1. The first precaution that the employer should take is about awareness. Workers should be made aware of occupational hazards and diseases to which they are exposed during work. The employer should post detailed instructions on the measures taken to prevent fire and to protect workers from hazards while performing their work, in a conspicuous place in the workplace. Such instructions will appear in Arabic and other languages ​​that workers understand as all workers must understand the instructions.

2. The employer is obliged to appoint a physician to carry out a full health examination every six months and to examine the signs of occupational diseases. The results of such examinations should be recorded by the employer. If any worker’s inspection reports reveal signs of any occupational disease, the labor department should be notified.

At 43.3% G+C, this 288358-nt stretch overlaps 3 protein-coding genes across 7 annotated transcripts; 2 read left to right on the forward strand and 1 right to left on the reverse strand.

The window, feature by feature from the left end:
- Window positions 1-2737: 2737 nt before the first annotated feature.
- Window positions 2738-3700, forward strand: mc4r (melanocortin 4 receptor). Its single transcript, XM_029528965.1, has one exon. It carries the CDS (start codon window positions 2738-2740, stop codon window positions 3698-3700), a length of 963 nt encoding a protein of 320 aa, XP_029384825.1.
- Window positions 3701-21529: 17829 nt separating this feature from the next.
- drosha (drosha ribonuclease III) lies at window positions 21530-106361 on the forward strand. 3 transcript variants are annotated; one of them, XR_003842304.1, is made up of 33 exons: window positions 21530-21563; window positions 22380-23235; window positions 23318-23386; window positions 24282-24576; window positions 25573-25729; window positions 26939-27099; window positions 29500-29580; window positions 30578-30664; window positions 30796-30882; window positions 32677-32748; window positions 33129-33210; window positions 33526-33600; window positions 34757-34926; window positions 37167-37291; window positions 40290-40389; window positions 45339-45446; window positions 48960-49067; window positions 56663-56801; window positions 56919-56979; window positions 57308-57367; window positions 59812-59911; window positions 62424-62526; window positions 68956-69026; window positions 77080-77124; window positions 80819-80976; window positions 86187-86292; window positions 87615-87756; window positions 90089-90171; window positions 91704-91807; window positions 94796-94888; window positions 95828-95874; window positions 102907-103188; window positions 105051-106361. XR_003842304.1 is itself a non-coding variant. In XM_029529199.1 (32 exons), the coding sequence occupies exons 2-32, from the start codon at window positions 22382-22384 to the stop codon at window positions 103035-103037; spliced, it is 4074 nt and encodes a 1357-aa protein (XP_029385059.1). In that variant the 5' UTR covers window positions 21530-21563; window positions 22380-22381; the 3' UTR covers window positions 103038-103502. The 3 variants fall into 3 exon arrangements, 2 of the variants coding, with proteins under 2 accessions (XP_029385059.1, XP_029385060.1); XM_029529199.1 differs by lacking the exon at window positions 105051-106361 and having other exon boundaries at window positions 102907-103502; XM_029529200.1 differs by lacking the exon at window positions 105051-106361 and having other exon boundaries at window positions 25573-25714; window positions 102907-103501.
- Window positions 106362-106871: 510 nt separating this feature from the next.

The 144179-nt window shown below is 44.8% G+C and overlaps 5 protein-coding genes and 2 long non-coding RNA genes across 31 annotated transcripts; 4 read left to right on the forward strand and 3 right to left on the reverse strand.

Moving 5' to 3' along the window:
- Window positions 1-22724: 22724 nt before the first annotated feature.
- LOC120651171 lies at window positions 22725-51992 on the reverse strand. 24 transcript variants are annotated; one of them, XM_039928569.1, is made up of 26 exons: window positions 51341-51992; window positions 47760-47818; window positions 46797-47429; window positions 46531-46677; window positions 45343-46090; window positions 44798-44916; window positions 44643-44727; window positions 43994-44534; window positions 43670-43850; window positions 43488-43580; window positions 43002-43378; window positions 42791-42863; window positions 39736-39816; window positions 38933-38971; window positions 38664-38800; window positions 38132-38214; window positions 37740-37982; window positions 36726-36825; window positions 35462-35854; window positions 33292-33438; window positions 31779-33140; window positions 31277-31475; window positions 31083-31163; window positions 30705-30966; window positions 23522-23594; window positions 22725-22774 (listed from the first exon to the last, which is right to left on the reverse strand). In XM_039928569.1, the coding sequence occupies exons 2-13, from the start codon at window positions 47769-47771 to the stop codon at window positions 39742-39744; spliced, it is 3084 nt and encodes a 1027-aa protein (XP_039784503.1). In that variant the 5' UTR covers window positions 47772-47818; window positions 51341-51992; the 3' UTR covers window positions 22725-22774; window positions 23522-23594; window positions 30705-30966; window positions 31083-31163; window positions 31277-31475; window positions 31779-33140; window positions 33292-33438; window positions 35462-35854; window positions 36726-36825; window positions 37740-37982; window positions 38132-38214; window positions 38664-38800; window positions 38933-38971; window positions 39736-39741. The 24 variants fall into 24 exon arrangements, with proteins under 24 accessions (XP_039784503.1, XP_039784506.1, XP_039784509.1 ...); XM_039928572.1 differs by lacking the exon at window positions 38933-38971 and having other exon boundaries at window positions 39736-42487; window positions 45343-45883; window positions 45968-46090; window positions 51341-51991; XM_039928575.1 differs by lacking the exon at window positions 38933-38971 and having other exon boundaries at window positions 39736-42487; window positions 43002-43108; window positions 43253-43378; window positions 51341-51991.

3. The employer, together with the Minister of Health, will provide the workers with medical care vehicles in accordance with the standards set by the Minister of Labor and Social Affairs.

4. The employer is also obliged to take all other safety measures determined by the Ministry of Labor and Social Affairs. Safety equipment and clothing will be provided to the worker for protection from hazards.

5. Apart from this, the employer is also obliged to provide first aid facilities for the workers. The cleaning and ventilation of the workplace should comply with the standards of the Ministry of Health. In addition, suitable lighting, drinking water and hygienic sanitary facilities will be provided by the employer.